State of the Field before my research

Domninus of Larissa was a 5th c. philosopher and member of the School of Athens. There is one treatise extant which is of certain ascription to him, a short text on arithmetic. This extant text together with some remarks in Damascius (a late antique philosopher and historian of the School of Athens, if we should indeed call him a “historian” and not a “tale-monger”) gave birth to an extraordinary picture of Domninus (going back to the eminent historian of mathematics Paul Tannery): a scientifically-minded, possibly Jewish, maverick philosopher, whose advocacy of serious science brought him into conflict with his colleagues; his sophistication was supposed to be evidenced by his extant mathematical treatises, one of which allegedly possessed distinctive Euclidean overtones. Only a few scholars had worked on Domninus before I did; almost none of them questioned Tannery’s view, which consequently made it into all lexica and handbooks.

My approach and results

Not only the arithmetical treatise, but also two more texts were regularly adduced in the context of Domninus. It seemed necessary to edit them to clearly assess their importance, and, first and foremost, to establish if they could be used as evidence for Domninus at all. Although these editions were rewarding (as the available edition of the one text did not use all available manuscripts, and the other text was hitherto completely unedited), I was able to show that these texts do not have a connection with Domninus and should be regarded as spurious. In the case of the Encheiridion, I proved through a circumstantial analysis that the only aspect which is “Euclidian” in the whole Encheiridion is that some Nicomachean definitions are substituted with definitions found in the Elements. However, this is not the case consistently; in plan and content, the Encheiridion is much closer to Nicomachus; and at any rate, we’re talking here about definitions, not about methods; hence there is definitely no Euclidean sophistication to be found in the Encheiridion. With regards to the Damascius evidence, again, a careful analysis showed that the description of Domninus as an especially competent mathematician is nothing out of the ordinary, but a recurring description Damascius applied to philosophers he did not regard as especially competent in the more lofty philosophical disciplines. All of this leads to the final conclusion that there is no reason to assign a special position to Domninus: he is a fairly standard late antique philosopher.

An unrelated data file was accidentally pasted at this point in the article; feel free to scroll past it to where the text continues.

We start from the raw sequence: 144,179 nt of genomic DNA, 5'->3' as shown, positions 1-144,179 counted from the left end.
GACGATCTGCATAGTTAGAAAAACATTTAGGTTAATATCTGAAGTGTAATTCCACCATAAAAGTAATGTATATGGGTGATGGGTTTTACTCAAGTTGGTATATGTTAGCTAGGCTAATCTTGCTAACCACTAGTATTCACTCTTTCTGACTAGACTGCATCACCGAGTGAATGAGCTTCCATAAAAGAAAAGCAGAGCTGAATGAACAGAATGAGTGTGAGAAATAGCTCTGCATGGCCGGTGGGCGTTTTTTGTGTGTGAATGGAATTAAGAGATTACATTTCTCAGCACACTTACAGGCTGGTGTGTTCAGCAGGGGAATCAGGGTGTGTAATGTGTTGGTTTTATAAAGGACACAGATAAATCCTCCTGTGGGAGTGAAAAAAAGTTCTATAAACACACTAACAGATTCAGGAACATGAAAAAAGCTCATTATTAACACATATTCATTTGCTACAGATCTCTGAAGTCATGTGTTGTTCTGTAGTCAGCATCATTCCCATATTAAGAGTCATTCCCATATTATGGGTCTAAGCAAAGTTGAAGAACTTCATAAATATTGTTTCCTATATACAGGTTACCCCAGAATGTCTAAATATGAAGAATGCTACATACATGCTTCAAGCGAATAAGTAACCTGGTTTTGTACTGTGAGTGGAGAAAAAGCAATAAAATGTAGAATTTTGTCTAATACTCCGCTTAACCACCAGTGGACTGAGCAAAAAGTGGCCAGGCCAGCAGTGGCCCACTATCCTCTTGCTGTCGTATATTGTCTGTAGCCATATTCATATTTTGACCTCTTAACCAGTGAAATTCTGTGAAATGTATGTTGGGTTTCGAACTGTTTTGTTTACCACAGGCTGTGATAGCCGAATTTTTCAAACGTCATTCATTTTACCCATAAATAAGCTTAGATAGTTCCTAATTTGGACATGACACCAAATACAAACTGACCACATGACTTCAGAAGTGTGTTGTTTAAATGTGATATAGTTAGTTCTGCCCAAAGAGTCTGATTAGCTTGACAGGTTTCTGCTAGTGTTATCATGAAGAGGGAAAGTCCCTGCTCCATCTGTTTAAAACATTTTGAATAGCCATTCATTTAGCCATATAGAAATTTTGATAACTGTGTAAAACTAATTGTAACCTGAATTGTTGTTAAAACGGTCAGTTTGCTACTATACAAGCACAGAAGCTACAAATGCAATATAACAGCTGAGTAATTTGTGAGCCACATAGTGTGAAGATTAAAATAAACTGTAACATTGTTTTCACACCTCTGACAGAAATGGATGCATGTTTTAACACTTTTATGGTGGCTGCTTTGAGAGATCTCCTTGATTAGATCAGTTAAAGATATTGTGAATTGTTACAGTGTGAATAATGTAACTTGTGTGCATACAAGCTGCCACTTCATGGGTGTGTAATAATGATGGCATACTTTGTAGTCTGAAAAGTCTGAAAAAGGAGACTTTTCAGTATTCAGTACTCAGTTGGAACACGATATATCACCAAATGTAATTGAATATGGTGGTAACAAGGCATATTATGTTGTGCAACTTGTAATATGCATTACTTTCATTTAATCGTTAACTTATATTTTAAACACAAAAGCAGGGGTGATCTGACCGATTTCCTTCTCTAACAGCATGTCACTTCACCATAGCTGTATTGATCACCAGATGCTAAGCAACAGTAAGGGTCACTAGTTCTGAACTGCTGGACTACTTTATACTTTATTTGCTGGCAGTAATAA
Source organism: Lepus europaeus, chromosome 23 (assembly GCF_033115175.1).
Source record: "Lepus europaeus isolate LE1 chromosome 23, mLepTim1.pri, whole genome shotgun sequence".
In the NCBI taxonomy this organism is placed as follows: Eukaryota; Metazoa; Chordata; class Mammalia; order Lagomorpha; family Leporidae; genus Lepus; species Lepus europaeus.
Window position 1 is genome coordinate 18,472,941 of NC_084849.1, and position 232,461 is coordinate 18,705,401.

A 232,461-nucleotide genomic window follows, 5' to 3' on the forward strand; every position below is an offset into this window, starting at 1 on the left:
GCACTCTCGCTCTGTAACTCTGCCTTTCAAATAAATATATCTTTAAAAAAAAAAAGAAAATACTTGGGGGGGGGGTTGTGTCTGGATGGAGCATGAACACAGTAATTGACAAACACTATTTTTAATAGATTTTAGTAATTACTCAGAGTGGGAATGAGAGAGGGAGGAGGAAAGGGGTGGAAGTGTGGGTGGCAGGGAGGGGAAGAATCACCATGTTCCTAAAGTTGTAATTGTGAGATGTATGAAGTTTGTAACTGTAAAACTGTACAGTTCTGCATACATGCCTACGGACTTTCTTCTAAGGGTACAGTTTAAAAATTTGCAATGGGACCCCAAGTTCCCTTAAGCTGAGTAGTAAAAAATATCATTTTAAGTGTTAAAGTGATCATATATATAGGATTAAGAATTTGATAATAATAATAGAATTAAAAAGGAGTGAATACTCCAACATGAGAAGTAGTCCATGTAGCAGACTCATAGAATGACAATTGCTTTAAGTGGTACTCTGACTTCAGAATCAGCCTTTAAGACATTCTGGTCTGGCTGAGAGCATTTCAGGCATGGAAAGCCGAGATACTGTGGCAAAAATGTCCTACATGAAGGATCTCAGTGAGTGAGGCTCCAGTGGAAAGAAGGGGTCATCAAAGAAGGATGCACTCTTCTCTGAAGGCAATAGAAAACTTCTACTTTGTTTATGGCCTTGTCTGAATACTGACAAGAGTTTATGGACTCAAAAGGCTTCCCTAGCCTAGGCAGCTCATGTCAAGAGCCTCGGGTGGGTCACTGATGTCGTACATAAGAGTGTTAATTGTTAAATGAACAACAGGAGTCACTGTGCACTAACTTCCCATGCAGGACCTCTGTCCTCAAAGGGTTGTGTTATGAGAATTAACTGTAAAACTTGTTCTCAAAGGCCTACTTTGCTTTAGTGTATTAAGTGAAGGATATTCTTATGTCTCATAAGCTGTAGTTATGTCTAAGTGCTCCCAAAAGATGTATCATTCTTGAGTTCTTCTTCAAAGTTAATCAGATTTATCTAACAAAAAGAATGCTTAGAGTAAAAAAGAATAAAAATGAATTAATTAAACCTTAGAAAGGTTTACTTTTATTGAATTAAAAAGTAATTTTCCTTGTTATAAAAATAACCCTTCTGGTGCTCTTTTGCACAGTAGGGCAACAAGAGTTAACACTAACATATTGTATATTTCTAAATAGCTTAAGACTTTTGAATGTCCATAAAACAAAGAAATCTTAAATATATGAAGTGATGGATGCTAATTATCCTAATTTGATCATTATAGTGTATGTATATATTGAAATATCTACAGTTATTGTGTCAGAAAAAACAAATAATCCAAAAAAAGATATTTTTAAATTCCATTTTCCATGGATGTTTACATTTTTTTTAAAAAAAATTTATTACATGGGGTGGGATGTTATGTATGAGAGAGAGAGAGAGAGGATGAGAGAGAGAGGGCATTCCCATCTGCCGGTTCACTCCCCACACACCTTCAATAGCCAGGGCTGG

The reception

The Domninus book was published in the series Mathematica Graeca Antiqua. This means, that I, a German, composed a book in English, which was published in Italy financed by a French ANR research project. Up to now (January 2015), Domninus has received 12 reviews, in their overwhelming majority highly positive. The varying backgrounds of the reviewers are interesting to note: there is a “real” mathematician, several philologists (including a specialist of codicology), historians of science as well as scholars of ancient philosophy. Reviewers underline:

Here are a few snippets taken from some of the reviews (for a full list of such extracts, click here):

Complete list of reviews